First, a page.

Browse Technologies

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Inexpensive Disposable Hydro-Jet Capsule Robot for Gastric Cancer Screening in Low-Income Countries

Gastric cancer is the second leading cause of cancer death worldwide. While screening programs have had a tremendous impact on reducing mortality, the majority of cases occur in low and middle-income countries (LMIC). Typically, screening for gastric and esophageal cancer is performed using a flexible endoscope; however, endoscopy resources for these settings are traditionally limited. With the development of an inexpensive, disposable system by Vanderbilt researchers, gastroscopy and colonoscopy can be facilitated in areas hampered by a lack of access to the appropriate means.


Licensing Contact

Masood Machingal

615.343.3548

Lanthanide Oxide Nanoparticle Film Deposition Process

Vanderbilt researchers have developed a method for forming a film of lanthanide oxide nanoparticles using electrophoretic deposition. This technique is straightforward to set up and provides thickness control at high deposition rates, enabling site selective particle assembly for any size and shape.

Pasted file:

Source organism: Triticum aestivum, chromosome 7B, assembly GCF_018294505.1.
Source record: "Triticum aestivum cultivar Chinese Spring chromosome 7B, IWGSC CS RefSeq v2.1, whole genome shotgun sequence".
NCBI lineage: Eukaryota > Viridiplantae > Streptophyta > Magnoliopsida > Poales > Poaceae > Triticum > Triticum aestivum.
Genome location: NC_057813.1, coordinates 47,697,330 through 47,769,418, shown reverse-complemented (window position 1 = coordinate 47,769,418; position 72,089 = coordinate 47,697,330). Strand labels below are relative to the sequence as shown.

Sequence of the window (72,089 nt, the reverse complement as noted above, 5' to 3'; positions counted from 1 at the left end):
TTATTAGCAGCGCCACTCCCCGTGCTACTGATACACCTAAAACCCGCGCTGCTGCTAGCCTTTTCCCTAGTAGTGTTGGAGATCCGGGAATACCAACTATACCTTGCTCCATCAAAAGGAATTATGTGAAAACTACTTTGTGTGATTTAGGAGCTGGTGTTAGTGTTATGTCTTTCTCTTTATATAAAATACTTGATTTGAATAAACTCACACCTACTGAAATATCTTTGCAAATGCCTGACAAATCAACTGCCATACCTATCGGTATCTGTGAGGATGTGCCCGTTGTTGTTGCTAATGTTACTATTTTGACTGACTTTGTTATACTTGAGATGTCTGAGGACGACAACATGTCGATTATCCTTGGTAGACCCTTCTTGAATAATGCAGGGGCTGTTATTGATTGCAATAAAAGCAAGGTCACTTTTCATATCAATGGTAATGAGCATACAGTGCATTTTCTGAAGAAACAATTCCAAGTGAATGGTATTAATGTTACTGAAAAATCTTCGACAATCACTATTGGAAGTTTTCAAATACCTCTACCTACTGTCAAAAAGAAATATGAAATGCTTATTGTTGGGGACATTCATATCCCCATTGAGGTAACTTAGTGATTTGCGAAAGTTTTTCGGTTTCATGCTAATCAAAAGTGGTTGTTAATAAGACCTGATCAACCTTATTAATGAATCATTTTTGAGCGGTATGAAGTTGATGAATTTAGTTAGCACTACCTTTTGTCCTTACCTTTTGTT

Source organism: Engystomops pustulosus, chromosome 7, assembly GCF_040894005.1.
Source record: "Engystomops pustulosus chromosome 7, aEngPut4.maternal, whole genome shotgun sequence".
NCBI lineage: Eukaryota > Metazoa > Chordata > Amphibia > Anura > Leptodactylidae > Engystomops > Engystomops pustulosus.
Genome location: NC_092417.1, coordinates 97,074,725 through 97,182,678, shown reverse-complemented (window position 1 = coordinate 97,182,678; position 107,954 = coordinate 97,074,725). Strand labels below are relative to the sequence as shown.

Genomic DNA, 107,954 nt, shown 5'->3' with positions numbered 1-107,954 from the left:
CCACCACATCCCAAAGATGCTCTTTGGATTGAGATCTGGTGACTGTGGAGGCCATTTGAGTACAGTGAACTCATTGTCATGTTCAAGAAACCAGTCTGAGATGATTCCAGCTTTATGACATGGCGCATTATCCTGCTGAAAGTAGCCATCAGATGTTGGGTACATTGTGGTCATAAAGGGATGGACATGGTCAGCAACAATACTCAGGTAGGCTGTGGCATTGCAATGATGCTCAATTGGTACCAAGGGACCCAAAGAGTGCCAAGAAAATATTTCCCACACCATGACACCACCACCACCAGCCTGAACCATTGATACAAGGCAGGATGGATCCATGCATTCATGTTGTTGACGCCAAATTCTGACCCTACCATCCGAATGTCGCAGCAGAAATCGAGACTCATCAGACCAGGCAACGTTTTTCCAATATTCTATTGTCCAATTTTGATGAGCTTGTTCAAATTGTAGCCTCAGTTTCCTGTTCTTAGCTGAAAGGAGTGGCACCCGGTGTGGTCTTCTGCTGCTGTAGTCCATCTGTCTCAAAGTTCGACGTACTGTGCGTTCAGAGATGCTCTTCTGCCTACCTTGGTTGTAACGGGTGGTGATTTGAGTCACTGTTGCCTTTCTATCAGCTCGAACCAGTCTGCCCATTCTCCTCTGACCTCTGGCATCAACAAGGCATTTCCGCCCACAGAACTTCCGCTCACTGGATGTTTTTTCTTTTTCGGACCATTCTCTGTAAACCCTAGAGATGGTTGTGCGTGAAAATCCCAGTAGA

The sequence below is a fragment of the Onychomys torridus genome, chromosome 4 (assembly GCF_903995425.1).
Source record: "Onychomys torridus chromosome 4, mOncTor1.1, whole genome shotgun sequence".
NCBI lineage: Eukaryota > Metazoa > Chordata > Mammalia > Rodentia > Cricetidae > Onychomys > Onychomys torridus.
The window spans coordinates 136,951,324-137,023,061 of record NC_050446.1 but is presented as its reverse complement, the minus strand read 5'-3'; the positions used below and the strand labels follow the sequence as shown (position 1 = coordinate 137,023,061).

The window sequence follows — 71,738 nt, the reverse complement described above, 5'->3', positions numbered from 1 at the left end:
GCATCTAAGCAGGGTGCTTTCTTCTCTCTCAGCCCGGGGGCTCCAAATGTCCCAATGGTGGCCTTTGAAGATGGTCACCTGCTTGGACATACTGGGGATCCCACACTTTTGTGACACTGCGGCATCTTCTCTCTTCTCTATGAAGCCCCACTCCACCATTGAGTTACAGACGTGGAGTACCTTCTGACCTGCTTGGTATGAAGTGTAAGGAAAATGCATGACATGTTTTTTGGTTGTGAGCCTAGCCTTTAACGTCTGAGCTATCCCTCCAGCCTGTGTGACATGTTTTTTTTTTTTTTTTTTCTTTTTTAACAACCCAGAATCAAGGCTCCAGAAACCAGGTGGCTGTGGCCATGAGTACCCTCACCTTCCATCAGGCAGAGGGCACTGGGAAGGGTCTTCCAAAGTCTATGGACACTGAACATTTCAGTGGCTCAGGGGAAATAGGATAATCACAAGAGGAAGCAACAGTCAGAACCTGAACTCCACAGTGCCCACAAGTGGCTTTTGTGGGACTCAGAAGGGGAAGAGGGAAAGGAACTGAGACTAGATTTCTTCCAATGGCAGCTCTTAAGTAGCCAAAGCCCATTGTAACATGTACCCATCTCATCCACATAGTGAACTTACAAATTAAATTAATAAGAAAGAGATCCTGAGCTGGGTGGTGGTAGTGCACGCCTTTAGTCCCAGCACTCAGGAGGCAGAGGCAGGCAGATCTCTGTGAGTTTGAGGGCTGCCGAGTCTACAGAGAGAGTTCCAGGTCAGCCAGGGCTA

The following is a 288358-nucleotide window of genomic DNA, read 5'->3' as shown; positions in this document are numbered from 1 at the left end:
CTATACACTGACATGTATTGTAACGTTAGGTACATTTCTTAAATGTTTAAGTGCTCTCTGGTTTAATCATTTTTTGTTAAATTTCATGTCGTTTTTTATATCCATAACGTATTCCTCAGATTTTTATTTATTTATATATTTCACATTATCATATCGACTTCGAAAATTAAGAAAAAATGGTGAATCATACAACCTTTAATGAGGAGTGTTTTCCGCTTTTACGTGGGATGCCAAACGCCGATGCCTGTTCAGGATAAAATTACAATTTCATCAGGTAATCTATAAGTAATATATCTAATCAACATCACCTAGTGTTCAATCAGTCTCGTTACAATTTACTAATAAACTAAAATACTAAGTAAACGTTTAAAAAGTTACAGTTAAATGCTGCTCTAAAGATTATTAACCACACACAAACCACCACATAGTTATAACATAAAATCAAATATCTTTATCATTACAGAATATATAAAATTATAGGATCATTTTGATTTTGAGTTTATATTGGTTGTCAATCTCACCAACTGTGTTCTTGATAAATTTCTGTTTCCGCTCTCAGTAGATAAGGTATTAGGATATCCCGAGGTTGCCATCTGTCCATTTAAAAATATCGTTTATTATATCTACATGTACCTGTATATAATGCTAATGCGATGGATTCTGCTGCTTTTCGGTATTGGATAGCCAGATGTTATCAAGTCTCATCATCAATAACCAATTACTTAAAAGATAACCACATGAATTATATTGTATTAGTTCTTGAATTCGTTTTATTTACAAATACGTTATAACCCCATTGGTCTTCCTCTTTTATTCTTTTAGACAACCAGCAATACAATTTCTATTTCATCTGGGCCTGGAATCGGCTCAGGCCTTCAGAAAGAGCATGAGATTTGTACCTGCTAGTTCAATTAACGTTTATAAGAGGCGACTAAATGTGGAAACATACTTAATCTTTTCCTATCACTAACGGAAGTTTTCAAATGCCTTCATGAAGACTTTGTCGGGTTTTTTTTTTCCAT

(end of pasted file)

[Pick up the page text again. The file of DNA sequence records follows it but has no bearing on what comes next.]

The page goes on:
Licensing Contact

Philip Swaney

615.322.1067

Laser Range Scanning for Cortical Surface Registration & Deformation Tracking

This technology aligns a patient in an image-guided surgery system (registration) without the use of fiducial markers on the cranium exterior. The system utilizes laser range scanning technology, the features on the cortical surface and the corresponding natural features derived from the patient's preoperative MR-data. In addition, the technology is amenable to measuring deformation (brain shift) in order to compensate for intra-operative registration error.


Licensing Contact

Philip Swaney

615.322.1067
Medical Imaging

Latent Image-Derived Features for Prognostic Modeling

Researchers at Vanderbilt have developed a system to estimate prognostic metrics such as the length of a hospital stay, recovery status at discharge, and overall health at discharge, using only baseline imaging and clinical information gathered early in the hospital admission process. This system can assist with medical group operations and planning, it can help to educate families and patients regarding prognosis, and can be used to automatically stage patients for clinical trials.